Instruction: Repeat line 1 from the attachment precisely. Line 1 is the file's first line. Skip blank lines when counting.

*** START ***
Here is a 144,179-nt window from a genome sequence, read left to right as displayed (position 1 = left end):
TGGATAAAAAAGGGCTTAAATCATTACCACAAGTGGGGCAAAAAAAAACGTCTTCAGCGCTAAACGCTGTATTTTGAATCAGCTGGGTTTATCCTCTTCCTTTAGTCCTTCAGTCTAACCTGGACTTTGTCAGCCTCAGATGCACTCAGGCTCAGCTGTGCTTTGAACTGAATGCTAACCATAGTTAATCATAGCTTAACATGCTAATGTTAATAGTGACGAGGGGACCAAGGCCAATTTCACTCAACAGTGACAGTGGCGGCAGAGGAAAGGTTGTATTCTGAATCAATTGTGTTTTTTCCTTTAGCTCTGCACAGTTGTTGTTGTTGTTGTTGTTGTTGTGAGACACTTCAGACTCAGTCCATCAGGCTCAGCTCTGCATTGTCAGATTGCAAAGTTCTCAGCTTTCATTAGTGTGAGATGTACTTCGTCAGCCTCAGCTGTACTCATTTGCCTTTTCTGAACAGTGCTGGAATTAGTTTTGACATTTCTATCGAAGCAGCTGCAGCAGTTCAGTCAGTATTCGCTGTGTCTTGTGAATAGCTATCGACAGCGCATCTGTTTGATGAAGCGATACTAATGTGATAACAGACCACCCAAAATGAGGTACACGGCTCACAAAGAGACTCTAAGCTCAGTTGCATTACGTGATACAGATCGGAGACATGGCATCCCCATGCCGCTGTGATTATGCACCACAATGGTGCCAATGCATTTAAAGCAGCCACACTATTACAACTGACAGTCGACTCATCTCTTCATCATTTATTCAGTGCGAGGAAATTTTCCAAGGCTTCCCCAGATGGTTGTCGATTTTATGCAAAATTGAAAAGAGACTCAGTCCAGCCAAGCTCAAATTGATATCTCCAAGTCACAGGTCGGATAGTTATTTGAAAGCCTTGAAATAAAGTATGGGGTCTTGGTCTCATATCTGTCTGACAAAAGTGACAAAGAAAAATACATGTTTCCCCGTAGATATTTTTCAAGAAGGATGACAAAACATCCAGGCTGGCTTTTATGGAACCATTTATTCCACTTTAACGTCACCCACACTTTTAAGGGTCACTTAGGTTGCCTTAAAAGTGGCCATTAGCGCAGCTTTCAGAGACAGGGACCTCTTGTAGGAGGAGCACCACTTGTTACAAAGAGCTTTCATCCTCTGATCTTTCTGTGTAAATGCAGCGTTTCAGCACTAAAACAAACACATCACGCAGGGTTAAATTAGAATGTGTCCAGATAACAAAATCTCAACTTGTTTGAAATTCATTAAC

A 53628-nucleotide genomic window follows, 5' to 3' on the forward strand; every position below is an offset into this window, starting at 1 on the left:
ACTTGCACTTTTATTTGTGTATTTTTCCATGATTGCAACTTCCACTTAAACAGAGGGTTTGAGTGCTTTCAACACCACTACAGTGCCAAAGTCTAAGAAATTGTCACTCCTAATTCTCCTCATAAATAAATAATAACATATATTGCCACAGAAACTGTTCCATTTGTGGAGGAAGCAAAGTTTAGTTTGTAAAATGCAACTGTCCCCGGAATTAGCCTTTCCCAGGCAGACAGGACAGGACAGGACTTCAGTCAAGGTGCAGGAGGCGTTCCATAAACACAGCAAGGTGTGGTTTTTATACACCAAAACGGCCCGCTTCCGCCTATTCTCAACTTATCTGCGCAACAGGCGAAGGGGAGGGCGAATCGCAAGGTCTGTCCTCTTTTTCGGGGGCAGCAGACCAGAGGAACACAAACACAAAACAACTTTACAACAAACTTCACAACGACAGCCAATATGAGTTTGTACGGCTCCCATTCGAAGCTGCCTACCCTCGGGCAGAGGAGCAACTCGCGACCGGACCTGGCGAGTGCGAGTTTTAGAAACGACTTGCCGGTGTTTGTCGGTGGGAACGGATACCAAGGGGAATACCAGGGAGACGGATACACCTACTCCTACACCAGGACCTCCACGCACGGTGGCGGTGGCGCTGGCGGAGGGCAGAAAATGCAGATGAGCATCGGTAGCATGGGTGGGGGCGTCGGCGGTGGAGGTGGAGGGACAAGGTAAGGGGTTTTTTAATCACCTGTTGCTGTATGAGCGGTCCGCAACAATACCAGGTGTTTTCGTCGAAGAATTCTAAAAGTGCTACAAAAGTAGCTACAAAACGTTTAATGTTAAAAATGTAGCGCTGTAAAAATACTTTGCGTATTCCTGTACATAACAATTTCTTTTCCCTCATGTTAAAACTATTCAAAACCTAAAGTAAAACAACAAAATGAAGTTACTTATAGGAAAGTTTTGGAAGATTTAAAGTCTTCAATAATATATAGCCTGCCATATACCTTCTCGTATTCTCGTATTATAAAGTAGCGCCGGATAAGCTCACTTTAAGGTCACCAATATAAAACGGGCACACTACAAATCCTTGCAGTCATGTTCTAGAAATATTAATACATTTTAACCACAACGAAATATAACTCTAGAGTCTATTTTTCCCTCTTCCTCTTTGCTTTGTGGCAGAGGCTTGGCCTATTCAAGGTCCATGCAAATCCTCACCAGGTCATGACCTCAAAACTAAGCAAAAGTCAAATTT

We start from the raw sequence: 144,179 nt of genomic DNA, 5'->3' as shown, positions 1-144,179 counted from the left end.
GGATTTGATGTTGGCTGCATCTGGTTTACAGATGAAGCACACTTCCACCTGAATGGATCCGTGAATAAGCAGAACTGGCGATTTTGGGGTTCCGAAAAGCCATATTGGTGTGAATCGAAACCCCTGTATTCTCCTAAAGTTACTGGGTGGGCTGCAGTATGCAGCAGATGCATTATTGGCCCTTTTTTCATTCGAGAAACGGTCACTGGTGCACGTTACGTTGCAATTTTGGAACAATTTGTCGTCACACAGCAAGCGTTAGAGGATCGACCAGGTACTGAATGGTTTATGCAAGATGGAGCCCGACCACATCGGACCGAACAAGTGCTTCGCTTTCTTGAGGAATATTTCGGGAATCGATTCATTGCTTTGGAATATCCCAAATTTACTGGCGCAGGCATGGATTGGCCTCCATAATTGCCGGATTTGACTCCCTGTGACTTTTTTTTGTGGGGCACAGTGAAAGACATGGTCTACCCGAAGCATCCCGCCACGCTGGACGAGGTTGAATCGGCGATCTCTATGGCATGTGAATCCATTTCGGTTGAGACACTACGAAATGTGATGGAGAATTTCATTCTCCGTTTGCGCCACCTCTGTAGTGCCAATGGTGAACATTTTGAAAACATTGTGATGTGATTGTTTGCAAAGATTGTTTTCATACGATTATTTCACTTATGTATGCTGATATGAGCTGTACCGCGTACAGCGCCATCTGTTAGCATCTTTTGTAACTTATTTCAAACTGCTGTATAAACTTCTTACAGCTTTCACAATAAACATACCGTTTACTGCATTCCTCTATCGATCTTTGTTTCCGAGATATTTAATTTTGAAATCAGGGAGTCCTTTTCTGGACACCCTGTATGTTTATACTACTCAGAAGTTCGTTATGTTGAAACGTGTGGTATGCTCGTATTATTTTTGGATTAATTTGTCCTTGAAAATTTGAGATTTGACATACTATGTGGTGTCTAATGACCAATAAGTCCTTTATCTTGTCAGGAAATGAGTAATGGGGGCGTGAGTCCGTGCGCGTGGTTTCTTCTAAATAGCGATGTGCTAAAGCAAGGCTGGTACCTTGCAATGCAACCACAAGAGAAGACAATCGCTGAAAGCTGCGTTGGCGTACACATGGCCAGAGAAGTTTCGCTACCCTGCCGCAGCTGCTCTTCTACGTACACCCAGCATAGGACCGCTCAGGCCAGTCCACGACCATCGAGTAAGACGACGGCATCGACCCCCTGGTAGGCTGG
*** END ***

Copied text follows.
Here is a 144,179-nt window from a genome sequence, read left to right as displayed (position 1 = left end):